Then, there was the church that I was attending at the time.  I was no longer in church every Sunday, and whenever the doors were open.  Instead, the pain and the medication I was taking, made it very difficult to go to church and sit for hours, not to mention the fact that I was afraid to drive myself, because I would fall asleep at the drop of a hat.  I also found myself dozing in church, which made me feel extremely guilty.  Then, there were different “ministers” who would pray for me.  Some would declare I was healed, and because they said so, I should feel better, but the fact was, I wasn’t better.  I also felt that the Lord told me that this was something I was going to have to walk through, and when I expressed this, I was accused of having weak faith.  One visiting “minister” even said that I had brought this chronic pain on myself, because I wasn’t faithful enough.

In my ever deepening descent into the dark pit of depression, I found myself at the bottom.  I no longer left the house, except to go to my doctors’ appointments, and I cried constantly.  I was consumed by pain, both physical and mental, and I saw no way out of the darkness.  When my husband treated me with lovingkindness, I felt so unworthy of his love, but he never gave up on me.

Through his kindness, and through the wisdom and kindness of the Christian counselor I saw, I began to ascend out of the deepest darkness.  However, I never fully recovered.  I still struggle with depression, and I still live with chronic pain, although thankfully, it is no longer unending.  I hurt most of the time, but occassionally, I do have  good days, and I am thankful for them.  Yet, there is one area that I haven’t fully recovered from.  You see, I felt that I lost the purpose for my life.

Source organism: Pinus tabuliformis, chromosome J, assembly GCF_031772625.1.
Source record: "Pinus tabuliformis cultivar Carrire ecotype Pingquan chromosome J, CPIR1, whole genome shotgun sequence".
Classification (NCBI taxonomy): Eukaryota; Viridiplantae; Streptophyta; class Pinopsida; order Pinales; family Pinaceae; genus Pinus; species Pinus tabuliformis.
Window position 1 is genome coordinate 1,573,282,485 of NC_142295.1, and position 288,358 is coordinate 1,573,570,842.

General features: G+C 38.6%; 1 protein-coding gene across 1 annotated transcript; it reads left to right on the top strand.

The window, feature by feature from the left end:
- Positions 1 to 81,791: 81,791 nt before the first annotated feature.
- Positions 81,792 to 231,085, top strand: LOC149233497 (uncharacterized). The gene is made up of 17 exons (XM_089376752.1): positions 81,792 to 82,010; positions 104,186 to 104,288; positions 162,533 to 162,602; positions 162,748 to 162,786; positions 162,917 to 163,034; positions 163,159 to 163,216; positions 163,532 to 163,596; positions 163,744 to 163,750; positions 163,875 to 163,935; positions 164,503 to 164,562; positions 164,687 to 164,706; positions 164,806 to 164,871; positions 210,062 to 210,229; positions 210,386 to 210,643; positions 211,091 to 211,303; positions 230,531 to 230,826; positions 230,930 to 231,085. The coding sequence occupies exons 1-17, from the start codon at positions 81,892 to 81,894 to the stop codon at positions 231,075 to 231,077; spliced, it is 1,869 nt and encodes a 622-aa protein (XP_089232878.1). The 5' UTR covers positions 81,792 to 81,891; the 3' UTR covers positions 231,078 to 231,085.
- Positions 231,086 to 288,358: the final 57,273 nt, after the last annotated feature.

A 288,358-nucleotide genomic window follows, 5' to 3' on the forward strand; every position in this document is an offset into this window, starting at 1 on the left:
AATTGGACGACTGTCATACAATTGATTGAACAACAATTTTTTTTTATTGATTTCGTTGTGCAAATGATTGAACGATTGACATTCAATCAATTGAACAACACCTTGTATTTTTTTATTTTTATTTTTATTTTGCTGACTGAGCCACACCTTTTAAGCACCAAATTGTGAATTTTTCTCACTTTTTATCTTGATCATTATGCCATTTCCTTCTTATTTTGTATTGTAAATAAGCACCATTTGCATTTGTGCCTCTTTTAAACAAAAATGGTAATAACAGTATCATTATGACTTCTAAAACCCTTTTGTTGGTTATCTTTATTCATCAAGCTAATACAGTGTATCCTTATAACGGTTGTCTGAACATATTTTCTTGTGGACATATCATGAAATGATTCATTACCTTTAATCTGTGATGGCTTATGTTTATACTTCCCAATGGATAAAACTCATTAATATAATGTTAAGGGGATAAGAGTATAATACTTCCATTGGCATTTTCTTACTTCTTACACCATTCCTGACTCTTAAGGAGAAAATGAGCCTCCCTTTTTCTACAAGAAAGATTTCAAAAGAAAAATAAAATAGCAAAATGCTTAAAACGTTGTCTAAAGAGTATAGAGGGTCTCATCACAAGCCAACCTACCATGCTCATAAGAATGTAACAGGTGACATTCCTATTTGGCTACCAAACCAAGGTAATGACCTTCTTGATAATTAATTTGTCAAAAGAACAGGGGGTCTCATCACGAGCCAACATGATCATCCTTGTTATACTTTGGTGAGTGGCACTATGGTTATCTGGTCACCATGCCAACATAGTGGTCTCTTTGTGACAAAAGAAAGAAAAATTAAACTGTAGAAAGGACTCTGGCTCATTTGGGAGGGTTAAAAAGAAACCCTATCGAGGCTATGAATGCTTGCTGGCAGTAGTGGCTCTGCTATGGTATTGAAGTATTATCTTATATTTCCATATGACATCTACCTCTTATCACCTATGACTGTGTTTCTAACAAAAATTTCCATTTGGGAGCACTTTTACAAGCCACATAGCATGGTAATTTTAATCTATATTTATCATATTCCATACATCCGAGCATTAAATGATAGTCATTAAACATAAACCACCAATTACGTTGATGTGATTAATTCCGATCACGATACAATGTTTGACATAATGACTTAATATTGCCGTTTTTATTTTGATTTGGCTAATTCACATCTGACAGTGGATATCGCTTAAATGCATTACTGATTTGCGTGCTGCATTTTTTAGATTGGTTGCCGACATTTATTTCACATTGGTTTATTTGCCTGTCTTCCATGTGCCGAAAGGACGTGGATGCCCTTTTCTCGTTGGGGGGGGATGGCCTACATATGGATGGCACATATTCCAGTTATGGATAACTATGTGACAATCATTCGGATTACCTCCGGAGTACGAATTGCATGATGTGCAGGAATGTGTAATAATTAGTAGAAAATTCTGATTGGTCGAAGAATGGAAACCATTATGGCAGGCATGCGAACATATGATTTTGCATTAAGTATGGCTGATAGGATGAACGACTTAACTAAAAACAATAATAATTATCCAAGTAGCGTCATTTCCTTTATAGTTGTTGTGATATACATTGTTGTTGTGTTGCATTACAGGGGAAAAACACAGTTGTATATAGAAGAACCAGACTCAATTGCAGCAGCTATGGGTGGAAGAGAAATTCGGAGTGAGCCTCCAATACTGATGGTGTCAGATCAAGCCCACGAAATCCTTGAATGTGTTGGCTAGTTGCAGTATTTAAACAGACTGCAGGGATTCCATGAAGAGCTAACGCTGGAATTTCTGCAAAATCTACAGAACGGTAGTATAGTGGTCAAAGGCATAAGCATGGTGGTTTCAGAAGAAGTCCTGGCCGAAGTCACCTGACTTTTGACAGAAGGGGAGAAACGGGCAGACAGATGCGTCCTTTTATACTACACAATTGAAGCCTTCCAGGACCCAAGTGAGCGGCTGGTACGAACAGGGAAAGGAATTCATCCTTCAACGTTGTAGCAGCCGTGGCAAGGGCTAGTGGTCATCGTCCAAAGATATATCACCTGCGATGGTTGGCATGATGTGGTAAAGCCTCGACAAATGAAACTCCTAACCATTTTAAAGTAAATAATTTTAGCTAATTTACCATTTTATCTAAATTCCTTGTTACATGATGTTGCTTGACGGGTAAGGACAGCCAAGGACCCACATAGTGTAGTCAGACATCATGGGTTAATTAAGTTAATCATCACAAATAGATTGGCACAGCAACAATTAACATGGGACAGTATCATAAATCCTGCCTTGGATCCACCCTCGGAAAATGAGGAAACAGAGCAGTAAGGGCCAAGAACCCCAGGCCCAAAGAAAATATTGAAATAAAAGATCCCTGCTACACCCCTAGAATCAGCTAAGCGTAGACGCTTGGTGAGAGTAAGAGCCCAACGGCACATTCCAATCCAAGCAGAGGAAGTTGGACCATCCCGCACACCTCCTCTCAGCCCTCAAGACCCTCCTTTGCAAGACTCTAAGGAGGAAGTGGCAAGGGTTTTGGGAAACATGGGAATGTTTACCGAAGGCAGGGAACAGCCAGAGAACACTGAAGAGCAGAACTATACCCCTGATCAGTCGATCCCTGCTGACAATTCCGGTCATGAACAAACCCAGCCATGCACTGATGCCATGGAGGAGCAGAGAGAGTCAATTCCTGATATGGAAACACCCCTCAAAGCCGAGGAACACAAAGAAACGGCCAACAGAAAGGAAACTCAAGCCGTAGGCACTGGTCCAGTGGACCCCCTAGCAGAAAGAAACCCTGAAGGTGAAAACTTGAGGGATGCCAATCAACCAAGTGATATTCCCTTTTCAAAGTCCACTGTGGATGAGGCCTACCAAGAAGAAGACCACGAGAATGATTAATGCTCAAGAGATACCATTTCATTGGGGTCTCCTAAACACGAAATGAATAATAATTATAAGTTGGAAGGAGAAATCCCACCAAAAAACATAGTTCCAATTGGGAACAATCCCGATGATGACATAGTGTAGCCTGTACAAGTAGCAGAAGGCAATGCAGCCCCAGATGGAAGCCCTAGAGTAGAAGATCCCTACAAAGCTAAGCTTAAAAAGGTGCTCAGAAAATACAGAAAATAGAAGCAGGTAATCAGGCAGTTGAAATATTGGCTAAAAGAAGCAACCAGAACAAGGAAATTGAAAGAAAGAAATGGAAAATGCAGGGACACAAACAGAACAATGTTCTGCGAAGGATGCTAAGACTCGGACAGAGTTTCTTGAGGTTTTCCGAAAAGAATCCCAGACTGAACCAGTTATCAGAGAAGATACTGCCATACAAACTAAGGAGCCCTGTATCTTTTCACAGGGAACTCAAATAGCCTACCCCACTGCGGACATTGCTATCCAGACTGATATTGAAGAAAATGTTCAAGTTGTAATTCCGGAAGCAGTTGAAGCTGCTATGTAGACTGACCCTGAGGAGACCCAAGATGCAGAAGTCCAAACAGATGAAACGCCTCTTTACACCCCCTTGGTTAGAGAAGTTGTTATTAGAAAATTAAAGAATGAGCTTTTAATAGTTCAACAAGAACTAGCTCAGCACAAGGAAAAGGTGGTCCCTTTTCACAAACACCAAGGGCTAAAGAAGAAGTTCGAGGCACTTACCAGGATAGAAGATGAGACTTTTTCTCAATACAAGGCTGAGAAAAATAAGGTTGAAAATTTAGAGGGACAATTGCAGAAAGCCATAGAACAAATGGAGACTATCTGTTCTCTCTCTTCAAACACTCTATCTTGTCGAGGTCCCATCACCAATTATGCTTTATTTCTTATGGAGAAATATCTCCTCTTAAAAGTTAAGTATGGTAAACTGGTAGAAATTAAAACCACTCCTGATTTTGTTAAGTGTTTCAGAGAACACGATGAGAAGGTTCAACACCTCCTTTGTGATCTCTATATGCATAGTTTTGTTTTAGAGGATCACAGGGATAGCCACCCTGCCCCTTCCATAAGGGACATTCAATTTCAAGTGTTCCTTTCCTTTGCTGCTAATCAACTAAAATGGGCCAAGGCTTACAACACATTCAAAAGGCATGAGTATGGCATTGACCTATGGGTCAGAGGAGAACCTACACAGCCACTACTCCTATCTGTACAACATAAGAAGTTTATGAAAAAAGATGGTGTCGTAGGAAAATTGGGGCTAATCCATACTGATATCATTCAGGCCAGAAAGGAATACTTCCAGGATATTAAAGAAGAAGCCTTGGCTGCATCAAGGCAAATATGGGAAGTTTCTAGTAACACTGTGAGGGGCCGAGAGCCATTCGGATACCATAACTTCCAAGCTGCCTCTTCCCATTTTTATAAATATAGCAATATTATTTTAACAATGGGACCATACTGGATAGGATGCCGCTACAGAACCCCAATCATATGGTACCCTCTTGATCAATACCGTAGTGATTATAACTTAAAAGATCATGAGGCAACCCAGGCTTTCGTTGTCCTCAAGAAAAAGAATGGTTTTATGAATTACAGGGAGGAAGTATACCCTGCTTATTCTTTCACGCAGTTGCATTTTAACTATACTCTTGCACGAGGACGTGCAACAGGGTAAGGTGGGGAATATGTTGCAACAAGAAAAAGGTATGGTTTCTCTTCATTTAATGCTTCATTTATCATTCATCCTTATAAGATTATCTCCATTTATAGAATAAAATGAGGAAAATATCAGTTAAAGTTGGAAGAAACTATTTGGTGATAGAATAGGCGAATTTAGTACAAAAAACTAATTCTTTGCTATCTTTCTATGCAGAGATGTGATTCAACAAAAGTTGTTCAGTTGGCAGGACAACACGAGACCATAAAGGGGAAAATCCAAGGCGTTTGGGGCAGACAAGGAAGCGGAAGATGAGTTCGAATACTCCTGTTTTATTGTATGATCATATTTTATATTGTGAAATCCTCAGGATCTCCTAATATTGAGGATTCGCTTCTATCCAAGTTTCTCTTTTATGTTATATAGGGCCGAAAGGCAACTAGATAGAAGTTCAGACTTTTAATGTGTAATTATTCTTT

Chains are Gone

And then, the Lord began to minister to me today, reminding me that anyone who knows the good he ought to do, and doesn’t do it, sins, and as I began to write and ponder on that, He led me to the next scriptures…

Always be full of joy in the Lord. I say it again—rejoice! Let everyone see that you are considerate in all you do. Remember, the Lord is coming soon.

Don’t worry about anything; instead, pray about everything. Tell God what you need, and thank Him for all He has done. Then you will experience God’s peace, which exceeds anything we can understand. His peace will guard your hearts and minds as you live in Christ Jesus.

And now, dear brothers and sisters, one final thing. Fix your thoughts on what is true, and honorable, and right, and pure, and lovely, and admirable. Think about things that are excellent and worthy of praise. Keep putting into practice all you learned and received from me—everything you heard from me and saw me doing. Then the God of peace will be with you.

(Philippians 4:4-9  NLT)

Do you know what?  I’ve forgotten to rejoice in the Lord!  Do you know that my husband and I have lived off of his small pension only, for more than three years?  Yet, the Lord made a way for us to keep our home, and during a time when we’ve had less to live on than ever before in our married life, our house looks better than it ever has, and we’ve actually had more through the generosity of others, that God moved to act on our behalf.  Isn’t that a reason to rejoice?